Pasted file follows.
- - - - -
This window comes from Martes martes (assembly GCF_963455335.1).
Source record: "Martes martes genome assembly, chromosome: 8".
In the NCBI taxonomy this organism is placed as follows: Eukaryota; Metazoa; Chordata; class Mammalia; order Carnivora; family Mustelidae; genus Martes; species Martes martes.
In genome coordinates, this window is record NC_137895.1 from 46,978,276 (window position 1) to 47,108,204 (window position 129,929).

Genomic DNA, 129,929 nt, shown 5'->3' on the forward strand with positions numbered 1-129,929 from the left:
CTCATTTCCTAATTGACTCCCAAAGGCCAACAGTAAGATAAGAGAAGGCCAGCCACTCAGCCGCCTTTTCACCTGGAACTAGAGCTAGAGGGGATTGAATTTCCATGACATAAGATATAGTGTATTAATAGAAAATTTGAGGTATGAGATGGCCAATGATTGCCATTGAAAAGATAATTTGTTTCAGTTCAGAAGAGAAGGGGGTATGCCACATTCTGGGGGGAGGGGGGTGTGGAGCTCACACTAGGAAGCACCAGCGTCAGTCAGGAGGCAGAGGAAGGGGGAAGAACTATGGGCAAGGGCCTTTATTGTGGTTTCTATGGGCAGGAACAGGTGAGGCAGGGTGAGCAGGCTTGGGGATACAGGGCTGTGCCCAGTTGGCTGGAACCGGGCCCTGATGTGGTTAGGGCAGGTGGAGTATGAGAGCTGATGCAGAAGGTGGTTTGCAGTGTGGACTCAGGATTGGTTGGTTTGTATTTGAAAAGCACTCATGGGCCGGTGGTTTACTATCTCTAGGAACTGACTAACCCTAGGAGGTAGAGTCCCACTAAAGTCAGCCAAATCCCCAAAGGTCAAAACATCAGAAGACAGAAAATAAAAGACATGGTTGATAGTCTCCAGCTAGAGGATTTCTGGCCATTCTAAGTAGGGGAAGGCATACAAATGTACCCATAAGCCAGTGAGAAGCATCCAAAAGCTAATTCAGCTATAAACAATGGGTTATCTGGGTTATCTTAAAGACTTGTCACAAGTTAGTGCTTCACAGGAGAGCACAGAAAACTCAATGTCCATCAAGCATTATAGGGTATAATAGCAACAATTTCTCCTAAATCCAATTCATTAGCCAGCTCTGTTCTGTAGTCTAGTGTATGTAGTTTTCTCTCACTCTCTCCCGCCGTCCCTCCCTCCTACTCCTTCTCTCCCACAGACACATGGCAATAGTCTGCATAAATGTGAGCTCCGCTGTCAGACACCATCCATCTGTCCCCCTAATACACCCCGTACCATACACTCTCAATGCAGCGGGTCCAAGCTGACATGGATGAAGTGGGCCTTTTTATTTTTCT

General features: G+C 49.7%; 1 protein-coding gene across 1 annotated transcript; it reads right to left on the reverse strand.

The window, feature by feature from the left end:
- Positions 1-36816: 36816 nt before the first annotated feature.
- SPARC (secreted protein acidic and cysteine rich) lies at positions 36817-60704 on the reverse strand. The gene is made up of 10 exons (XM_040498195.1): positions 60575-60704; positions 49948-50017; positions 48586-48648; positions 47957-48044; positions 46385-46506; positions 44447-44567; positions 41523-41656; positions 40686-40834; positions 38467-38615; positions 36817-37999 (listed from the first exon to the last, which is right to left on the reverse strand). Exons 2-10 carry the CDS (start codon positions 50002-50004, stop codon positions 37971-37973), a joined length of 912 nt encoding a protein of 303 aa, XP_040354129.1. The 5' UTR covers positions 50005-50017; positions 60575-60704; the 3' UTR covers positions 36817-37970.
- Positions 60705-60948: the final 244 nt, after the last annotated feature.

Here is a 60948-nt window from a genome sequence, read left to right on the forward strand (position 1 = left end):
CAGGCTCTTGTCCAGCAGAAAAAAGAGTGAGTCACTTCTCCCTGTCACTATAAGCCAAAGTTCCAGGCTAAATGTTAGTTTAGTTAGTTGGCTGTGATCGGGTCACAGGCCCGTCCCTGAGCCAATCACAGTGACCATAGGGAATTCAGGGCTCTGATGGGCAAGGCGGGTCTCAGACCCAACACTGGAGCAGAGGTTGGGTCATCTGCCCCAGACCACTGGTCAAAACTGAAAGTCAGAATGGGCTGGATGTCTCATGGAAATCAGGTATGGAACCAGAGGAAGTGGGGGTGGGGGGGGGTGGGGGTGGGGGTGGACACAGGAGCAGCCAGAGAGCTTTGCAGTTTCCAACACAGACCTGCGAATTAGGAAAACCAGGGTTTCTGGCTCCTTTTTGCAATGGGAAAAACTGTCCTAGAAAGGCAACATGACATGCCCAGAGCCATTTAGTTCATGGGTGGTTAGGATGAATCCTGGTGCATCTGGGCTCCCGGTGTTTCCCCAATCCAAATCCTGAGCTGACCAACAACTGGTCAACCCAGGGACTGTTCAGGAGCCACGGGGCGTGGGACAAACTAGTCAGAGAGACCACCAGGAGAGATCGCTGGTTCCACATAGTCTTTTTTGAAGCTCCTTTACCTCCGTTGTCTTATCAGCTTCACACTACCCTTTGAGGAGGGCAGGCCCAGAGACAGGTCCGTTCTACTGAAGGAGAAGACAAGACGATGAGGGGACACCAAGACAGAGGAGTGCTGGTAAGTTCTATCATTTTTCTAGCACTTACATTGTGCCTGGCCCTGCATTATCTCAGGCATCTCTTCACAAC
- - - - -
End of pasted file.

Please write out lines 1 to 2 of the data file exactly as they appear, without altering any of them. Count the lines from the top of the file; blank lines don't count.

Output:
This window comes from Martes martes (assembly GCF_963455335.1).
Source record: "Martes martes genome assembly, chromosome: 8".